Tribute: Masters of the sky

September 05, 2009

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Our history is replete with stories of valour and heroism; there is no dearth of bravery in the personnel of our armed forces. The defenders of our land, waters and skies have proven time and again that they can go beyond the call of duty to protect our boundaries. It's difficult to talk about the bravery of all of them in this limited space but here is a brief look at the feats of some of the heroes of our skies that is the personnel of the Pakistan Air Force.


Pilot Officer Rashid Minhas


Rashid Minhas was born on February 17, 1951, and was commissioned in the Air Force on March 13, 1971. He was a man of remarkable courage who became a national hero at the young age of 20!


On August 20, 1971, as a pilot still under training, Rashid Minhas was taxing out a T-33 Jet trainer for take-off, when a Bengali pilot instructor, Flight Lieutenant Mataur Rahman, forced his way into the rear cockpit. In mid-air Rahman knocked Minhas out, seized control of the aircraft and headed towards India. With just 40 miles of Pakistan territory remaining, Minhas regained consciousness and tried to regain control of his aircraft. Failing to do so, he did the only thing within his control to prevent his aircraft from being taken to India — he forced that plane to crash just 32 miles from the Indian border, deliberately sacrificing his life for the honour of Pakistan.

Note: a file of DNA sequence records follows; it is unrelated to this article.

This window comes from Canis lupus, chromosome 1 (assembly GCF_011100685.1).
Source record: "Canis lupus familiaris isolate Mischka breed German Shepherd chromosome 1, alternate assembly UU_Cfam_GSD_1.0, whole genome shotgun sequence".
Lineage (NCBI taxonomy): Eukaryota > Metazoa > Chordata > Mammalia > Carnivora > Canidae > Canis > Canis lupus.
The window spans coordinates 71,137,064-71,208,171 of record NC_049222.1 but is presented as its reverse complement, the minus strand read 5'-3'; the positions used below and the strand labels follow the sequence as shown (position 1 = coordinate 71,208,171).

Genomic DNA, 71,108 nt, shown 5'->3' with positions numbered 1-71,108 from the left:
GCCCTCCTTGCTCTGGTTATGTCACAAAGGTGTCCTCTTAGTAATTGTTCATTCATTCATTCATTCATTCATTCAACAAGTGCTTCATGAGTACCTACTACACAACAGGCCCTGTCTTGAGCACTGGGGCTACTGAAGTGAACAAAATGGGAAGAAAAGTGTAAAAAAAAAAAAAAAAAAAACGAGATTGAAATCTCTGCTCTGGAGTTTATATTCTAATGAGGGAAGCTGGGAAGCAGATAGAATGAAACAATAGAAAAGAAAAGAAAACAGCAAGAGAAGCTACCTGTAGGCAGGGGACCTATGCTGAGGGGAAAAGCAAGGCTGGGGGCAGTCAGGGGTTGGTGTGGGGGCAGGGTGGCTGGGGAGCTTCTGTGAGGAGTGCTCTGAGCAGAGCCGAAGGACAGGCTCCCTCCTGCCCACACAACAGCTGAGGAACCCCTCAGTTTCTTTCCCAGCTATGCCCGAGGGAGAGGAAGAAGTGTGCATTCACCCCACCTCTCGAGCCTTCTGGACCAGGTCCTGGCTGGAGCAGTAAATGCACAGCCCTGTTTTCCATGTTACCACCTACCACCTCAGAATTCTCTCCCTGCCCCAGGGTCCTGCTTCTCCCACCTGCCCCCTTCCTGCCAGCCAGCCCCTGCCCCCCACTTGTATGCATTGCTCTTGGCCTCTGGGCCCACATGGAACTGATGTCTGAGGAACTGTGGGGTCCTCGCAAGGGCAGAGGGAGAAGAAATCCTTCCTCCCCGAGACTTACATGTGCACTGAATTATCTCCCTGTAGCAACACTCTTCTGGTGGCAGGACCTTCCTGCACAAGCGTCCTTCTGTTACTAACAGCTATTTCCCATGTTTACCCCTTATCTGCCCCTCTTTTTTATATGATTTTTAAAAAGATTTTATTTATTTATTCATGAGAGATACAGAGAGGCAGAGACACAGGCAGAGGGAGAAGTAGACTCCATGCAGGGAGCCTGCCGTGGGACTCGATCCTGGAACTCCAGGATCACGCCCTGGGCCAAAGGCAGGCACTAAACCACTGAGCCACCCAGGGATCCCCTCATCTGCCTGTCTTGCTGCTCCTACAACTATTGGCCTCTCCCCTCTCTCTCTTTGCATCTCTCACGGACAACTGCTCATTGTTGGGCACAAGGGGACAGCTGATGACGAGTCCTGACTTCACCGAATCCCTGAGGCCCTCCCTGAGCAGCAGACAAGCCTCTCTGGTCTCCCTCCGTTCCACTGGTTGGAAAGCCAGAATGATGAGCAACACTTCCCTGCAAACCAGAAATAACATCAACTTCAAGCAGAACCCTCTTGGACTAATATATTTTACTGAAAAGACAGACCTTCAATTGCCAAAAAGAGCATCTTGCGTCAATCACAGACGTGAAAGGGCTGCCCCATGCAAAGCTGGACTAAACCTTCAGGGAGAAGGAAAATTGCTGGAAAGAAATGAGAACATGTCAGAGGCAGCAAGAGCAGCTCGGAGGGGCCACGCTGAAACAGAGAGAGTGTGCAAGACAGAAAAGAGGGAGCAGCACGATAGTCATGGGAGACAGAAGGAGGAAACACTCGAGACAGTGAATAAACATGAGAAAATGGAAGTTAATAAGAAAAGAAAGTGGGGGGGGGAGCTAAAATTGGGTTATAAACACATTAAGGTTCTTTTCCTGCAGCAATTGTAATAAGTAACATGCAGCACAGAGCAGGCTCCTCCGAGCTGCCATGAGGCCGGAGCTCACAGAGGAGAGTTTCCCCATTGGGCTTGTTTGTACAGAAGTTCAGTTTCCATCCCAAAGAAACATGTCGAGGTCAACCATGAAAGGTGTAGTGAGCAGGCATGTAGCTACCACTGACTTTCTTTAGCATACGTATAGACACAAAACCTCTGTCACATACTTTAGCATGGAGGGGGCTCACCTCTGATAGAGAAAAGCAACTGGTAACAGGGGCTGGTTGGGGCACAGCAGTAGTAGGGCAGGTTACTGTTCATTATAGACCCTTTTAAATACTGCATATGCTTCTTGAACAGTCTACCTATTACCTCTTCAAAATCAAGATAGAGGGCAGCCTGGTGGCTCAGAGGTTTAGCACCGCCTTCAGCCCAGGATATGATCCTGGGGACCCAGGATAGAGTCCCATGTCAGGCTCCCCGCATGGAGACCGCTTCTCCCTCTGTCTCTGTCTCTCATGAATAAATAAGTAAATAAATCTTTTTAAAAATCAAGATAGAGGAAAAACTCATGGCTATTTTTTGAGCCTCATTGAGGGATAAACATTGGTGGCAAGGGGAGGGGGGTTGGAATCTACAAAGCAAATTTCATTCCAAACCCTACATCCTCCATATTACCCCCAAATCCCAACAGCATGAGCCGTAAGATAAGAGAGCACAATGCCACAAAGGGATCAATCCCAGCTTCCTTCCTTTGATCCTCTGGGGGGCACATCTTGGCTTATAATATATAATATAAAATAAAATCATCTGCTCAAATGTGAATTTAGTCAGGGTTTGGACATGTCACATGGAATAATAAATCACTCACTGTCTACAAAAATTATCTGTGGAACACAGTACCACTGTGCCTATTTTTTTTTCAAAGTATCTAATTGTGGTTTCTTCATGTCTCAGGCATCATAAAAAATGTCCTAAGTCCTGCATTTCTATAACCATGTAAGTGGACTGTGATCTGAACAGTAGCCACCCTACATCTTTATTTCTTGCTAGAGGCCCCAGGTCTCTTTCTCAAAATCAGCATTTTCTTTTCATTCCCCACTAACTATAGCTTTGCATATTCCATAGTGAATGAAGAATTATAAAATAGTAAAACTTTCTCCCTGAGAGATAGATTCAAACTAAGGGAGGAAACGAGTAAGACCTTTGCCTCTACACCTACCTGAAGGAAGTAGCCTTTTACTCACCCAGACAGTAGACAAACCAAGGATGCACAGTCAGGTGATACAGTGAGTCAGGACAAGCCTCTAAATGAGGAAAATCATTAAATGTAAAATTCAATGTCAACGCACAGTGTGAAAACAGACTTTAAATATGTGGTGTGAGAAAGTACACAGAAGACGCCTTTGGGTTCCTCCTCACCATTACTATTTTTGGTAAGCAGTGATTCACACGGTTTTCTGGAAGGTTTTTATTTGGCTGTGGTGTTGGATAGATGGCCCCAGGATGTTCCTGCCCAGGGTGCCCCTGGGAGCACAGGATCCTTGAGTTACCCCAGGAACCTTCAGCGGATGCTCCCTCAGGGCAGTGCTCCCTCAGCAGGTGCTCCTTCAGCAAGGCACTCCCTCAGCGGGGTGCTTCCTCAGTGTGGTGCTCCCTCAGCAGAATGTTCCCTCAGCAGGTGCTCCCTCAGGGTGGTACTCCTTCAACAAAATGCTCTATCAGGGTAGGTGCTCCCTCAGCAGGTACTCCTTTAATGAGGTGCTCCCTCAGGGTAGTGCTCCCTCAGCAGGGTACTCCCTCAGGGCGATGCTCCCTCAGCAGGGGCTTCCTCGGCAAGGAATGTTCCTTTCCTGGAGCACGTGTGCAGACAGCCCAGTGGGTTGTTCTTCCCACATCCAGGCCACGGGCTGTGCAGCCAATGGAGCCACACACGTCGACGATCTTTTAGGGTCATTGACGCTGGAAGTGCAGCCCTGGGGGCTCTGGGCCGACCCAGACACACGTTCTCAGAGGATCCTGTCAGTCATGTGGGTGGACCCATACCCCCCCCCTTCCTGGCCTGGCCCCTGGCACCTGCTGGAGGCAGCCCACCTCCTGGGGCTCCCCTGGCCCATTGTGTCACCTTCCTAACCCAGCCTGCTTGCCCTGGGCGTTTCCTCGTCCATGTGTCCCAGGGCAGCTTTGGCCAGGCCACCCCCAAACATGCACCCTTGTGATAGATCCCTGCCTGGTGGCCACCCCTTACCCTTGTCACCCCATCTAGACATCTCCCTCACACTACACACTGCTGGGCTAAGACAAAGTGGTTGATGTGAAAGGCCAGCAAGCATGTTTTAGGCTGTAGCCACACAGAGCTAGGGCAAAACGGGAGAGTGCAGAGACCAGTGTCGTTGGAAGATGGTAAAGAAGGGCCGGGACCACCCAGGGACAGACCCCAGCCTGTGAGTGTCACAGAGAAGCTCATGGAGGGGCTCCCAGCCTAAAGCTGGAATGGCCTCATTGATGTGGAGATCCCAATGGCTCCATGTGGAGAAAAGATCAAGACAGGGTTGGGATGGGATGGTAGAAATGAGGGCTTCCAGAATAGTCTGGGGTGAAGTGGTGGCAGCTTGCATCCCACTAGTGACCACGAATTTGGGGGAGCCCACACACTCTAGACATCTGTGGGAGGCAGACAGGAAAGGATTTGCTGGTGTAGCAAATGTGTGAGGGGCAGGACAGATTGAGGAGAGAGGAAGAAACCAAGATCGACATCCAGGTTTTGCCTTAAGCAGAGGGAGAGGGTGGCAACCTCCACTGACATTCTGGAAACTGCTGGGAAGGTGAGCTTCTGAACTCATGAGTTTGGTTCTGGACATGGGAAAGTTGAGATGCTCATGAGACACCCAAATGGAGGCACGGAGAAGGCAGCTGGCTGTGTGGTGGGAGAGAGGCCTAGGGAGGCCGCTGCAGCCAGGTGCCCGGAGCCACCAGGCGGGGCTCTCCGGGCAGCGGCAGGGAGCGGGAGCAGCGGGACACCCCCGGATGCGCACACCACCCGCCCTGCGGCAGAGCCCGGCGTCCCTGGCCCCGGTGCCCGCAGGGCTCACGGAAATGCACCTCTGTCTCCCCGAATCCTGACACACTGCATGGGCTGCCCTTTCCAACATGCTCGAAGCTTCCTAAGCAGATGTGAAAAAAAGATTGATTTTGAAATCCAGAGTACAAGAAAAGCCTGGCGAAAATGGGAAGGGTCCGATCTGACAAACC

Minhas was posthumously awarded Pakistan's top military honour, the Nishan-i-Haider, and became the youngest man and the only member of the Pakistan Air Force to win the award.

 

Squadron Leader Muhammad Mahmood Alam


Sqd Ldr Muhammad Mahmood Alam was born on July 6, 1935, in Calcutta, India. He is popularly known as M.M. Alam and nicknamed 'Little Dragon'.


M.M. Alam is well-known for his feats in the 1965 Indo-Pakistan war when he was posted at Sargodha. He was involved in various dogfights while flying his F-86 Sabre jet equipped with AIM-9 Sidewinder missiles. He shot down nine fighters, six of them Hunters of the Indian Air Force, in air-to-air combats, five of them in less than a minute, which remains a record.